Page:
ban referendum wins Swiss support:
Voters in Switzerland have approved a ban on the construction of
minarets on mosques, official results show.Of those who cast votes in Sunday's poll, 57.5 per cent approved the
ban, while only four cantons....
referendum on Minaret ban receiving widespread condemnation:
The Swiss People's Party's referendum to ban the construction of
Minaret in Switzerland that won the support from majority......
Swiss accounts, Turkish minister urges Muslims
The Swiss people
have voted: They do not want minarets in their landscape. The first
reaction from the European establishment was condemnation and
indignation, and then slowly, other voices are coming to the fore.
The reality is that the Swiss have simply told the truth: If you
call a referendum and ask people whether they want places of worship
of other religions in their neighborhood, the majority is likely to
Except that it is
not places of worship per se that the Swiss have banned, and on this
they are right. A minaret is not strictly necessary in a Muslim
place of worship; a mosque without a minaret is still a mosque. The
role of the minaret is to call people to prayer and in this day and
age, technology has replaced the need for it. The minaret has thus
become an emblem of Islam, part of its architecture and history, but
you cannot argue that banning minarets stops people from practicing
their faith. If the Swiss had banned the construction of mosques or
of Muslim prayer rooms, then that would be an infringement of the
rights of Muslims to practice their faith, but that is not the case.
The Swiss have
taken a hard knock. To read some of the papers you could easily
believe that Switzerland is a land of racists who are fervently
anti-Muslim. This is not entirely fair to the Swiss.
For a start, I
would wager that if you undertook the same referendum in say France
or the Netherlands, you would get the same result. That’s the
problem with referendums: They’re democratic. Whereas local
councils, ministers, government officials, planning officers and all
the other bolts of bureaucratic decision-making have to follow
principles and procedures to justify the validity of the decisions
they make, the public at large don’t have to. Ask the man on the
street if he would like to have a symbol of another religion loom
tall over the local horizon and the knee-jerk answer is, no thanks.
Ask him whether he would like to have a mosque in his back yard and
the answer is also likely to be no thanks.
And let’s not be
hypocrites. If you held a referendum in a Muslim country asking
whether the construction of new church steeples should be permitted,
you are also likely to get an overwhelming no.
So let us not
brand this a Swiss phenomenon and let us also remember that it is
not the majority of the Swiss population that supported the ban but
the majority of those who voted, which if you do the maths comes to
30 percent of the population.
Again that is part
of the problem with holding referendums.
Only those with strong opinions for or against will make the effort
to vote. It is by its very nature a polarizing process.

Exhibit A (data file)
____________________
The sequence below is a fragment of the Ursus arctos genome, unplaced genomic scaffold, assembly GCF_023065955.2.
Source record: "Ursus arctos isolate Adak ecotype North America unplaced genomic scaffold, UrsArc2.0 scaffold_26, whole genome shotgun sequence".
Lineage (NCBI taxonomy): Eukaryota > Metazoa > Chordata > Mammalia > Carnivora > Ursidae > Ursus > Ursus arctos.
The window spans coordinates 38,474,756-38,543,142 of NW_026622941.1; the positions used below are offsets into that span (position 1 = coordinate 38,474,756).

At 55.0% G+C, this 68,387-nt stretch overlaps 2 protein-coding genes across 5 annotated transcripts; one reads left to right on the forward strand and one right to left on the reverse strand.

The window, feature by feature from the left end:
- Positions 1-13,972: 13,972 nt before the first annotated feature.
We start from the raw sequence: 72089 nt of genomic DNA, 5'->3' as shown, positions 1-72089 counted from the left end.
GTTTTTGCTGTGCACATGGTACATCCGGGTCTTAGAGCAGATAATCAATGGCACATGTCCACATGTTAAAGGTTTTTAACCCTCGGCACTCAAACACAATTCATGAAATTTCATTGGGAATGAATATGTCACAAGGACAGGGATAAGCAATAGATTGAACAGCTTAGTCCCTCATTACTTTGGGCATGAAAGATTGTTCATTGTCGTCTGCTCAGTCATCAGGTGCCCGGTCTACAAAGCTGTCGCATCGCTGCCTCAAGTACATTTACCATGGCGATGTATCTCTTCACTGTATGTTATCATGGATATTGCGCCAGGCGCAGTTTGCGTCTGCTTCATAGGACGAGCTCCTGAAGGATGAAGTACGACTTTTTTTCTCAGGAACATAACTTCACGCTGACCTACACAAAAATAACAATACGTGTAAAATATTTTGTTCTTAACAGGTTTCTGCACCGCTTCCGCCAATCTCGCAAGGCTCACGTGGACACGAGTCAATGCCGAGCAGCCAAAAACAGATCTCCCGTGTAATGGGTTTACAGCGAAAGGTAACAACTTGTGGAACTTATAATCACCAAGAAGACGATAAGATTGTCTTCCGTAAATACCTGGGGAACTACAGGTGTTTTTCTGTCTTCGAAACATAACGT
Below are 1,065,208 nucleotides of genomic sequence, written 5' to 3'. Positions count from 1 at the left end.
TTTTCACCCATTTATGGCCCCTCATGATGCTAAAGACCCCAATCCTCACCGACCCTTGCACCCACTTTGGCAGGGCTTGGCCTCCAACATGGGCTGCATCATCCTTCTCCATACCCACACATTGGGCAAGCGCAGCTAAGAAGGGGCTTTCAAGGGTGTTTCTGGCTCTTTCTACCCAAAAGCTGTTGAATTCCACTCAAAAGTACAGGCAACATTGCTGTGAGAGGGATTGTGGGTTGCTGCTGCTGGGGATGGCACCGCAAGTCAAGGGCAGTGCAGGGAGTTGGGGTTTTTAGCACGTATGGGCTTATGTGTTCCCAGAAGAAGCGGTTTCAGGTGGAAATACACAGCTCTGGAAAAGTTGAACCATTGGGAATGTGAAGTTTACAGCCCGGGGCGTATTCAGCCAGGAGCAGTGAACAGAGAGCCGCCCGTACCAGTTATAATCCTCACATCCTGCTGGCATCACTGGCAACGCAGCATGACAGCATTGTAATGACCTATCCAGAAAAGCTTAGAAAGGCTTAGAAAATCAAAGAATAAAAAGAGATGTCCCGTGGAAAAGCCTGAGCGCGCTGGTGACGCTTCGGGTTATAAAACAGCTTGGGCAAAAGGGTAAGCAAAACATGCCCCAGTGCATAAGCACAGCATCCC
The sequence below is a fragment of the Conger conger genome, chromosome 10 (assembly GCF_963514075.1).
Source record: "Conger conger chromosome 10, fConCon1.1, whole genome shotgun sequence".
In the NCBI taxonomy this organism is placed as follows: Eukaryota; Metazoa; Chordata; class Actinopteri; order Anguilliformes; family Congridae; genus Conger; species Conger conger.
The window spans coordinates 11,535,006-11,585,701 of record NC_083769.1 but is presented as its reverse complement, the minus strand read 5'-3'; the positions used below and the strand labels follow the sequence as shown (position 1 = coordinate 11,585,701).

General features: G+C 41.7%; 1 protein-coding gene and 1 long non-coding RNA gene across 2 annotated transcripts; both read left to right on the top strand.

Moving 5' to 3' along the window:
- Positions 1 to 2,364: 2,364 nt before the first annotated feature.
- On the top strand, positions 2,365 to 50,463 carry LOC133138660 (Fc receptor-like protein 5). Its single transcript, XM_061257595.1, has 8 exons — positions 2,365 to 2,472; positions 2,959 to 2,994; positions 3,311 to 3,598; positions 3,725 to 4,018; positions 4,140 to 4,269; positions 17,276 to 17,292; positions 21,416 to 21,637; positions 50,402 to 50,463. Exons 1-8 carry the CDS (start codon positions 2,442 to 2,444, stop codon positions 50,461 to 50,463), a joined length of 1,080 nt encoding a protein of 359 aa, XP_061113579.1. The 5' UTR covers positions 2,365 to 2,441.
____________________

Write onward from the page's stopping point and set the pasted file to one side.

What is more interesting is why the
question was asked in the first place. There are up to 400,000
Muslims in Switzerland representing roughly five percent of the
Swiss population. The early arrivals were mainly from Turkey whilst
the recent surge in Muslim migrants has come from the breakup of the
former Yugoslavia who now make up the bulk of Swiss Muslims. In
other words, Swiss Muslims blend fairly well with the rest of the
population. And yet the campaign against the construction of
minarets depicted that beloved symbol of the anti-Muslims, that
seriously scary figure: The woman in a burqa.
The French are
considering a law to ban the wearing of the burqa in France and yet
only a tiny minority of French Muslim women wear it. The Swiss have
voted an amendment to change their constitution to ban the building
of minarets and yet there are only a total of four minarets in the
This leads to at
least two conclusions. First, it is the visibility of Islam that is
at issue. A woman wearing a burqa stands out. She is immediately
recognizable as Muslim. Similarly a minaret puts a Muslim stamp on
the landscape. It states that in this land Muslims exist side by
side with the Christian majority, that they are now part of the
country’s cultural identity.
Partly this is a
legacy of secularism. There is distaste not so much for Islam as for
the idea of religion being visible and public.
message sent by Swiss voters and now repeated across Europe is one
that could be summed up by a French proverb: “To live well, live
hidden”. In other words, you can practice your religion, but only
privately and discreetly. Moreover, there is the idea that Muslims
who choose to live in a European country should adopt the ways of
the land. The onus is on them to adopt the local culture and the
fear is that the opposite will happen.
Second, the fear
is not of the moderate Muslims who have been living peacefully in
Switzerland — or France, or Britain, or Germany — but of the
influence of the extremists and the potential for, let us call them
Westernized Muslims, to turn into the burqa-wearing missile-wielding
terrorists of the Swiss posters.
undoubtedly a growing paranoia against Muslims and Islam as a
religion. There are aspects of Islam or of the way it is practiced
in certain countries that are unpalatable to Western thinking. If
you listen carefully, the message you hear is not that Muslims are
not welcome, but that a perceived movement toward a more radical
form of Islam is ringing alarm bells. The problem is that by voting
in such laws you achieve the exact opposite effect and create the
very tension that can lead to radicalization.
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